We are, in essence, wild creatures, and we ignore this part of ourselves at our peril. Just taking a little time out of each day to sit, walk, observe, touch, taste this amazing wild world of ours is just the antidote for the stresses of modern living.

Some ideas listed on the website to commit random acts of wildness:

  • Feel the wild landscapes through the soles of your feet – sand, grass, pebbles, water
  • Wear daisies & dandelions to jazz up any outfit – in your hair or round your wrist
  • Switch off all gadgets for a day: no phones, tablets or computers. Tune in to nature
  • Taste sweet wild elderflowers in cordial, soda water or sparkling wine
  • Encourage wild at work with bird feeders, a herb box or outdoor meetings

Many of us already have a close relationship with the natural world, I know there’s rarely a day I don’t go for a walk or spend a few minutes in the garden, but this is a wonderful way to make a more focused effort and join in with a community of nature lovers.

I hope to post some of my experiences on this blog over the next month, if you’d like to join in just tag your posts #30DaysWild and enjoy making room for nature a regular part of your life.

In The Kitchen

Blueberry ClafloutisVegetable PaellaRoasted Tomatoes

Kitchen WindowsillSauerkrautChelsea BunsTomato Soup

A couple of weeks ago I enrolled on an online course called Whole Food Kitchen. It is run by Heather of the beautiful blog that I have followed for many years called beautythatmoves. The course is an in-depth journey to transforming your kitchen and eating habits towards a largely whole food diet.

In our home, we probably eat about 60/40 home cooked food and easy packaged food from the supermarket. I would like to increase the amount of whole food we eat, and Heather’s course is inspiring me to do just that. I like the way she gently encourages small changes and a slow thoughtful approach.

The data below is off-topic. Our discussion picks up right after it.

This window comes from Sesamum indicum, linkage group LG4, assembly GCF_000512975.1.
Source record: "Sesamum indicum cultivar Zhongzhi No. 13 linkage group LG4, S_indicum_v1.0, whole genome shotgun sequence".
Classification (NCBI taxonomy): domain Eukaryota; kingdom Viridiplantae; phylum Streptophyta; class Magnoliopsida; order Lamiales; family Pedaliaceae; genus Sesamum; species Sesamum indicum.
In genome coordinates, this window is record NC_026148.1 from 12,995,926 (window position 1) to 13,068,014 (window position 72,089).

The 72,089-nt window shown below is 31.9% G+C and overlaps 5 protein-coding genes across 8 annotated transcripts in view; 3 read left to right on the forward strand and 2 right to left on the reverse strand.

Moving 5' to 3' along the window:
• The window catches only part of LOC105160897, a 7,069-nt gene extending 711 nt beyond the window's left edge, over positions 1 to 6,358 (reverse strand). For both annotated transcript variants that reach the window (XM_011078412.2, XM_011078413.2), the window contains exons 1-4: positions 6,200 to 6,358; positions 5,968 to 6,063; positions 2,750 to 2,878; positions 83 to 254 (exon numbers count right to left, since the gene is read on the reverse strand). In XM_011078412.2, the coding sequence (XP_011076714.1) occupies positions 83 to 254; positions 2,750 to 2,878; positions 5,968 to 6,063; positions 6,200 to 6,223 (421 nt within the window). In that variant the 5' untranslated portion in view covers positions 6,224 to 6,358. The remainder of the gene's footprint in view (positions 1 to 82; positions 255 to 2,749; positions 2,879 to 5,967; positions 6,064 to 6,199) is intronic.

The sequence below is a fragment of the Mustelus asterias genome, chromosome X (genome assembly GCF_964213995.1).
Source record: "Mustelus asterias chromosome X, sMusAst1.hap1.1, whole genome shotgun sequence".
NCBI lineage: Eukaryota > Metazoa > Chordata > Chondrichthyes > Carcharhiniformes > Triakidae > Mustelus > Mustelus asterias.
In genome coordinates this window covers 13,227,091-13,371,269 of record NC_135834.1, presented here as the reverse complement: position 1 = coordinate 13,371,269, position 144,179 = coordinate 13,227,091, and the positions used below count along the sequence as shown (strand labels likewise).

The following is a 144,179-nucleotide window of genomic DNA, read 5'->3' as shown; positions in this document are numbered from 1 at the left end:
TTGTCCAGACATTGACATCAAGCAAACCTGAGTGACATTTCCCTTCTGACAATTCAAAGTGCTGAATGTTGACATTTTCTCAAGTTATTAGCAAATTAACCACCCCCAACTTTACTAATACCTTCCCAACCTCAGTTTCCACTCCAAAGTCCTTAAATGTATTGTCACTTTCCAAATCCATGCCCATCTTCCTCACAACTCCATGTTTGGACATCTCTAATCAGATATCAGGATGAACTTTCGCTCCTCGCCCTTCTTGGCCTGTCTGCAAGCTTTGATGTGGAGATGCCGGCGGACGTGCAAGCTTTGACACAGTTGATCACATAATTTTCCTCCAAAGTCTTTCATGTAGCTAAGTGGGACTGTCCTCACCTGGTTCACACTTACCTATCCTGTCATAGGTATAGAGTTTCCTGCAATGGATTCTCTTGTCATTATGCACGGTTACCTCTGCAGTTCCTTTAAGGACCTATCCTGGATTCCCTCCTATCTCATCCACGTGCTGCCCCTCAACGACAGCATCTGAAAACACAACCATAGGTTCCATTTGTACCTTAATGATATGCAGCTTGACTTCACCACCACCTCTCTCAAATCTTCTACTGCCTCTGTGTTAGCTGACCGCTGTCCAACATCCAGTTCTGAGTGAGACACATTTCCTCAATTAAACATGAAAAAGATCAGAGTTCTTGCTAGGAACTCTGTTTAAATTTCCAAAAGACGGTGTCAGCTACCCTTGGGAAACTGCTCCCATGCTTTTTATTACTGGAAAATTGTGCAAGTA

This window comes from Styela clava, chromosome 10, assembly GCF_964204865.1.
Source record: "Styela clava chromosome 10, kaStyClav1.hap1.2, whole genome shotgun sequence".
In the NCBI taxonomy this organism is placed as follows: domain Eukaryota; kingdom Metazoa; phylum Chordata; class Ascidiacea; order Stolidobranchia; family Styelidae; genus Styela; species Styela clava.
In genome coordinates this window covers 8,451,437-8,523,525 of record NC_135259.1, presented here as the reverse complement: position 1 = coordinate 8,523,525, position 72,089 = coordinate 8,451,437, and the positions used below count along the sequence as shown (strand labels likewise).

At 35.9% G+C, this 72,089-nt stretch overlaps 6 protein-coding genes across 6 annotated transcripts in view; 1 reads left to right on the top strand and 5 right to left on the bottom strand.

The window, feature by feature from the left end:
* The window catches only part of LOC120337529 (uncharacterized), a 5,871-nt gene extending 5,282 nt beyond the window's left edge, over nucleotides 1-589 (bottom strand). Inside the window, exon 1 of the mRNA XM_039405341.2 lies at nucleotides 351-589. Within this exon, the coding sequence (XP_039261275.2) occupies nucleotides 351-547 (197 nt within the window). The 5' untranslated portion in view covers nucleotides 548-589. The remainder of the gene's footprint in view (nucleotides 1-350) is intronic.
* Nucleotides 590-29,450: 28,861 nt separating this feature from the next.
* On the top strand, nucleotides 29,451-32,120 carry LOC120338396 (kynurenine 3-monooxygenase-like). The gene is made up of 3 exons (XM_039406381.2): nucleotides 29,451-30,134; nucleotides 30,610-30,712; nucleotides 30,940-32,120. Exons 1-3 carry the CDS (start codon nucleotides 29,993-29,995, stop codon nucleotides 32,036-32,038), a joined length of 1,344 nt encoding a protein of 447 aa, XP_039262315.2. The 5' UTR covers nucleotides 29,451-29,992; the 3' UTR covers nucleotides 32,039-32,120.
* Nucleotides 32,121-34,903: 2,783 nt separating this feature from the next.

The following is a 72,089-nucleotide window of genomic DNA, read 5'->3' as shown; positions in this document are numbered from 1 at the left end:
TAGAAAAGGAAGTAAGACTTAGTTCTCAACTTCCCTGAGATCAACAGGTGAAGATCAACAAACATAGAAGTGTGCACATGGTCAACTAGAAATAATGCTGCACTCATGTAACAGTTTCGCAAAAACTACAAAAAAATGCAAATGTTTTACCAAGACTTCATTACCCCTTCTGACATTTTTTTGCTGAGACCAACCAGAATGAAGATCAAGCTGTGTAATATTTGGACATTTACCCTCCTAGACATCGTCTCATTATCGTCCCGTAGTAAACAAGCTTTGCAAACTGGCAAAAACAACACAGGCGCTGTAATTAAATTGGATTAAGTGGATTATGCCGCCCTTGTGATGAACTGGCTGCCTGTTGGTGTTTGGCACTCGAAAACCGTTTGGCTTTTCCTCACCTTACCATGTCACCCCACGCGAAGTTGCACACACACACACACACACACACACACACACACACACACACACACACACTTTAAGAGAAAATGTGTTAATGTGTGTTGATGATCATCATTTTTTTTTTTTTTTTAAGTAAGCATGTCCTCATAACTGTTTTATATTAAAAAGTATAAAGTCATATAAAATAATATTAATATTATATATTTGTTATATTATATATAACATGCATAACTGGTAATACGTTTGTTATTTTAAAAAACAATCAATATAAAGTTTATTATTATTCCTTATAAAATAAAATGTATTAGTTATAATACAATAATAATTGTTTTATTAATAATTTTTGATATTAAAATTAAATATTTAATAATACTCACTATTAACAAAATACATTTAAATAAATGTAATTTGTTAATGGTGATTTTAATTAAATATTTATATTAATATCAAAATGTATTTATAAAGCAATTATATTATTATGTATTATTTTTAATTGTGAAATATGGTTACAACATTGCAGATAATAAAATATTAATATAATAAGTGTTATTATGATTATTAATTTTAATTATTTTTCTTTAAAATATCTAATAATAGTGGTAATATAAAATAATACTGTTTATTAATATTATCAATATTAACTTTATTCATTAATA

While I can cook fairly well when I put my mind to it, I am often tempted to slip back to old habits and just throw something easy in the oven or buy packaged cereal and baked goods rather than make them myself. It is the process of immersing myself in Heather’s kitchen, her ideas and recipes and those of other course members that inspires me to do better in my own life. Cooking can be a grind and a chore or it can be a meditative soulful experience, it is this latter attitude that I hope to cultivate more in my own kitchen.

Above are a few pictures from my kitchen taken over the last few months before the course started. There is blueberry clafloutisvegetable paella, roasted plum cherry tomatoes, sauerkraut, and thick tomato soup. The lovely chelsea buns were made by Emily in her school cookery class. They were delicious, and I’m trying to talk her into making them again:)

Poems to Learn by Heart by Ana Sampson

Poems to Learn by Heart, Ana Sampson book

“Reading poetry – letting phrases wash over you and seizing on the passages that best describe a certain feeling – is a wonderful way to spend time. Committing those same poems to memory, so you have within yourself a storehouse of the most beautiful and, I would argue, useful words in the language, is hugely rewarding and a skill worth cultivating.”

~  Ana Sampson

I picked this book up in the library partly because of the exquisite cover and partly because of the title. Do you know any poems by heart?

About ten years ago I started keeping a little notebook in my bag in which I wrote some of my favourite shortish poems. Whenever I was waiting for the bus or in a queue somewhere or otherwise twiddling my thumbs, I would take out my notebook and learn a line or two.